Next SGA president hopes to improve communication

by Shafaq Patel / Beacon Correspondent • April 13, 2017

After joining the Student Government Association her second semester freshman year, Anne Makielski said her involvement in the organization is one of the most valuable experiences she’s had at college.

The junior political communication major was elected to the SGA executive president position last week after running unopposed. She will replace Emily Solomon, who has been executive president for three years.

“I initially never thought [running for president] was something I would do when I first joined SGA,” Makielski said. “But as I got more involved with SGA—as I served in joint session longer—I kinda started realizing that position would be the place I best would be able to serve the student body and make the most change to the school.”

After her resident assistant, who was the SGA executive vice president at the time, talked her into joining SGA, Makielski started as the executive secretary and now serves as the class of 2018 president since spring 2016.

Serving as executive secretary her first year exposed Makielski to how executive board meetings function and the rules of student government.

Makielski said she’s also gained the confidence to talk about issues on campus and organize events that would assist the student body. During her time as class of 2018 president, she’s voiced students’ concerns about the quality of Emerson food and planned informative events for her class about internships and living off campus.

Arianna Conte, class of 2018 senator and a close friend of Makielski, said there is no one she’d rather see as executive president.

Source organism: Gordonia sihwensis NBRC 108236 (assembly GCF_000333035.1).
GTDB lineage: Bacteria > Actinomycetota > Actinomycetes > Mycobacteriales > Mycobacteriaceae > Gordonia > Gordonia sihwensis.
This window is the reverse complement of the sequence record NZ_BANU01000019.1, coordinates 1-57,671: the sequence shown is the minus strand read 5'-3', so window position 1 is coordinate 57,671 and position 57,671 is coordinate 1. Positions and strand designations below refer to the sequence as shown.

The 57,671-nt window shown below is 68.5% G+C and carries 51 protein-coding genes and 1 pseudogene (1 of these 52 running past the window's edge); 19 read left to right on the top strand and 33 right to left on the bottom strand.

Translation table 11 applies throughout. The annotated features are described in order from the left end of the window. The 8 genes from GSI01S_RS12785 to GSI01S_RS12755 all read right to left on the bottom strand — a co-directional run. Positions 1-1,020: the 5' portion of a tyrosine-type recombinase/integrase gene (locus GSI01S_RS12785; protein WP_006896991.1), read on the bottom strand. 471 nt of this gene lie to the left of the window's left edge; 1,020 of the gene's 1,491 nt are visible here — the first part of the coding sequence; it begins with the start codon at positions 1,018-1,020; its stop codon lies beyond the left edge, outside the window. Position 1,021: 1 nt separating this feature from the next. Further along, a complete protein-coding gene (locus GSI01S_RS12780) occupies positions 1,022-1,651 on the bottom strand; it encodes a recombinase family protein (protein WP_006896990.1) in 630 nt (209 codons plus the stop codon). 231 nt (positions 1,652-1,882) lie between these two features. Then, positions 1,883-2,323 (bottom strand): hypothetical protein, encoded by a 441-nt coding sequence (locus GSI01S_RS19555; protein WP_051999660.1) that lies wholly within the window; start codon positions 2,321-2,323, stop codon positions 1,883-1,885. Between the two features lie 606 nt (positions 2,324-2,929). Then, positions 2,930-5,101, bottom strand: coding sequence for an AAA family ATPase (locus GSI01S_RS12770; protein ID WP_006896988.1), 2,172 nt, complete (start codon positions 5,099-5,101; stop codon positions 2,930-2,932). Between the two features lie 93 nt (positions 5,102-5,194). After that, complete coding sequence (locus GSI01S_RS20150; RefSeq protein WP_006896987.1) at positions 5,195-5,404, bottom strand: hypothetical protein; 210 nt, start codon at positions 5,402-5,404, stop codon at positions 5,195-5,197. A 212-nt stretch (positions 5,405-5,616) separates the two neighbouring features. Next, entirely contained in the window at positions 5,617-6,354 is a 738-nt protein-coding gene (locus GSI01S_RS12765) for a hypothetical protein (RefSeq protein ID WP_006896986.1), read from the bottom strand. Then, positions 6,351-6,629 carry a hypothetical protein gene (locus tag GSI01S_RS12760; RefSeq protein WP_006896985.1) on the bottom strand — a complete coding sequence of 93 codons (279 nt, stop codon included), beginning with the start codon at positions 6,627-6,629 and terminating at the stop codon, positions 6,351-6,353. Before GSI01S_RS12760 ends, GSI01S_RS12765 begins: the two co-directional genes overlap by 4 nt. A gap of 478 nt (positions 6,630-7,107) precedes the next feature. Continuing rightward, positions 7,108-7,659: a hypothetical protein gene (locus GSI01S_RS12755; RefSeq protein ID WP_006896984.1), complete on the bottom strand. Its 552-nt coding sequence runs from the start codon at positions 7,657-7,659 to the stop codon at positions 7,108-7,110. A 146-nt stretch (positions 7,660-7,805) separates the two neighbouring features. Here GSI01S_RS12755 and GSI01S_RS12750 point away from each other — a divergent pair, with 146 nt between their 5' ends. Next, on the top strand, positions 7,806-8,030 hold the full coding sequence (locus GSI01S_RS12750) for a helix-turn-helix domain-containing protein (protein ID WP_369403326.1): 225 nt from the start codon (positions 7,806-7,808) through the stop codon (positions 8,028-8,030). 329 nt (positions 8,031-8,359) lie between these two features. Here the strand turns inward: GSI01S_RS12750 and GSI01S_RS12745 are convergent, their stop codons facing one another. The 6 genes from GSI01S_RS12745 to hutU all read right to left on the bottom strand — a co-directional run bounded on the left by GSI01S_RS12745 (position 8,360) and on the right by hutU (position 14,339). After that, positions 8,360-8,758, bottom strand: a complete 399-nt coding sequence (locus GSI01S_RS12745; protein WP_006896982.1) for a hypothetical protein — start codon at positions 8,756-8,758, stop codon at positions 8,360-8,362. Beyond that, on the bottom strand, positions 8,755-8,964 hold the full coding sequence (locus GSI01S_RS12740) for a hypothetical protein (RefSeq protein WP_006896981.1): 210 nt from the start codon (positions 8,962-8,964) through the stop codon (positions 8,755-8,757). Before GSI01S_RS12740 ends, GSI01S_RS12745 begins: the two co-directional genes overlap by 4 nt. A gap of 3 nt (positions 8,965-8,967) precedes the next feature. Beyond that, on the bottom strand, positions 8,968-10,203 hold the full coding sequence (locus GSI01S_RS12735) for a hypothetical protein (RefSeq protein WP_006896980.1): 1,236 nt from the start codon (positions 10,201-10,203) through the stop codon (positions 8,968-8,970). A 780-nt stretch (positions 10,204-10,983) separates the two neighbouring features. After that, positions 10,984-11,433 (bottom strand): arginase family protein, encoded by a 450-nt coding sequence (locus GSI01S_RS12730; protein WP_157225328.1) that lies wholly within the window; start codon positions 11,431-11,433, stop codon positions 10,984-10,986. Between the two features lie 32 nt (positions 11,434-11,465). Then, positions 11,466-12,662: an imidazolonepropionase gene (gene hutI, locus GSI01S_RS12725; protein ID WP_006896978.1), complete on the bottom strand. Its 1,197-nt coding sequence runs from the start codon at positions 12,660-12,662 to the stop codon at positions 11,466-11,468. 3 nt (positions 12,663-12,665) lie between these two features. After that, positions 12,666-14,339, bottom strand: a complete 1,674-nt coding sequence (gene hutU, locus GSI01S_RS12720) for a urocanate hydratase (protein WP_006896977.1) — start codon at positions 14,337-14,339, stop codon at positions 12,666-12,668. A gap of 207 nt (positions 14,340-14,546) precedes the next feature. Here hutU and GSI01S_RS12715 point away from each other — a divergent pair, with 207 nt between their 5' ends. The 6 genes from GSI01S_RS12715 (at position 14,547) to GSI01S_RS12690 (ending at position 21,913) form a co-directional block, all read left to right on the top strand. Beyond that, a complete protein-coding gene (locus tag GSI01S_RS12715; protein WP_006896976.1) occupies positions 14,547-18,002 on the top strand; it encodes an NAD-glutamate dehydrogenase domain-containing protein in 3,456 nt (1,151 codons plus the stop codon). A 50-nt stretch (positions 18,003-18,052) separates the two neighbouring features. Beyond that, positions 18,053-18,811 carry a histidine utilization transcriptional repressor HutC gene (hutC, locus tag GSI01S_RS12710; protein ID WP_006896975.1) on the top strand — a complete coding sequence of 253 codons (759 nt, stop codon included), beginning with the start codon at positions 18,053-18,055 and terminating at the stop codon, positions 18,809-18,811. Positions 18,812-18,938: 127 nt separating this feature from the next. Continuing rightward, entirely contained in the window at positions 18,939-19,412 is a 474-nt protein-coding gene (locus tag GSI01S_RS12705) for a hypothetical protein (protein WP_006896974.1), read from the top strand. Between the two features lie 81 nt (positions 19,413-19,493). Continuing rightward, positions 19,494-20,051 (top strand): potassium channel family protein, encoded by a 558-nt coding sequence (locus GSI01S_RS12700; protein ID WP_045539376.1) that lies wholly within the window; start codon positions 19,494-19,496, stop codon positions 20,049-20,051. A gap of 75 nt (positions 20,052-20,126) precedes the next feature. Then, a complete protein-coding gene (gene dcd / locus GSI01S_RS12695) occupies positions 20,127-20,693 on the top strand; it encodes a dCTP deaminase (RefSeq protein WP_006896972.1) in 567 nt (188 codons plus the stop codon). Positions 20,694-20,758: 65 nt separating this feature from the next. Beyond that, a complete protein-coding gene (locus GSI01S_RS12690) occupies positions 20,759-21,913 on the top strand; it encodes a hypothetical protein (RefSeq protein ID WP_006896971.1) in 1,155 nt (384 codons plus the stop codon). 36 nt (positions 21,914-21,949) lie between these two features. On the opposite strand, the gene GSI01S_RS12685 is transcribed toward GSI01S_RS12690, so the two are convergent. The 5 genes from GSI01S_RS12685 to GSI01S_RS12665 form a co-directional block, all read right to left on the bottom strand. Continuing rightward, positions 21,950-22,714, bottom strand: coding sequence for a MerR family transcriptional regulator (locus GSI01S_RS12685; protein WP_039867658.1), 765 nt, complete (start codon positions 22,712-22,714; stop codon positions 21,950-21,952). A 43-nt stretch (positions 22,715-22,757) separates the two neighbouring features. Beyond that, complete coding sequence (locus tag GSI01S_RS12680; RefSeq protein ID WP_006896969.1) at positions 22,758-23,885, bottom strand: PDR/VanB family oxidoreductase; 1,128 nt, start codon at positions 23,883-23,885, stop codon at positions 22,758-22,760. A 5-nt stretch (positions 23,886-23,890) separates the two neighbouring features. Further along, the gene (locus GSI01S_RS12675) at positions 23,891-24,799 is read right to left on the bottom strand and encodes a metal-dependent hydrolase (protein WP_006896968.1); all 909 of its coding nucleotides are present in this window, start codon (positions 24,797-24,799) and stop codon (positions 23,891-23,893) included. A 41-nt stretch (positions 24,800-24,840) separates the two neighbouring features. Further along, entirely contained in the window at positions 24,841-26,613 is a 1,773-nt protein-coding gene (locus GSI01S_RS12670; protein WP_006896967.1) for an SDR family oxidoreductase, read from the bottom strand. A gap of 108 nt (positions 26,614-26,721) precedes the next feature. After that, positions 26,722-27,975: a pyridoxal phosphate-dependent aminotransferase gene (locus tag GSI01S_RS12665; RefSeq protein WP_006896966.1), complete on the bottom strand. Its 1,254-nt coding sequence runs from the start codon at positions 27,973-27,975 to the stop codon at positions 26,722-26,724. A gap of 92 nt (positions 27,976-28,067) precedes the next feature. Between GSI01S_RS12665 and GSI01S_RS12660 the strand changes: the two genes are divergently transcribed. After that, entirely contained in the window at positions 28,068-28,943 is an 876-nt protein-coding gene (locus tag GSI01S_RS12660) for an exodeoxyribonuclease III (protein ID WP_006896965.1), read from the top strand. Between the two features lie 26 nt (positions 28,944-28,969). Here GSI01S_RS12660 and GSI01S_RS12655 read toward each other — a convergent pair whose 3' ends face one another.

“I think she’s calm and she’s focused, and that is something that can really propel our organization forward in the future years,” Conte said. “She knows the ways it can be improved and how to make it more transparent and more accessible to new members of SGA and everyone else at the college.”

Makielski said she hopes to continue to have important conversations at SGA meetings that are relevant to the campus, like discussions about diversity and inclusion and cultural competency.

She also said she wants to focus on communication with the student body more. She knows there is a lack of awareness of what SGA does and hopes to have more of a connection with the people she’s representing.

“I want to be better about hearing more concerns [from the students],” Makielski said.

“We need to reach out and ask about the issues [on campus].”

Solomon, a senior visual and media arts major, started working with Makielski in SGA two and a half years ago. Solomon said Makielski is thoughtful and considerate when making decisions.

“She’s also very insightful,” Solomon said. “She has the ability to cut through the core of things and cut through the extra noise that doesn’t matter as much.”

But Solomon said she worries people will mistake Makielski’s quietness for timidity.

“She is just more the type to listen and absorb….rather than being the one that constantly feels like she has to be talking,” Solomon said. “I would like to see her balance that a little more with feeling more comfortable in speaking, because I do think you have to do both. But I also think she is aware of that.”

Makielski is starting the transition process to be the executive president. She’s attended executive board meetings, talked to SGA advisor Sharon Duffy, and spoken with Solomon about the position. She plans to talk to Madeline Ramaley and Ian Mandt, the executive vice president and treasurer, about the future of SGA.

“I am very excited and nervous about it,” Makielski said. “I want to be able to represent the student body the best that I can and it’s a big task, but I am willing to kind of put everything I can into it.”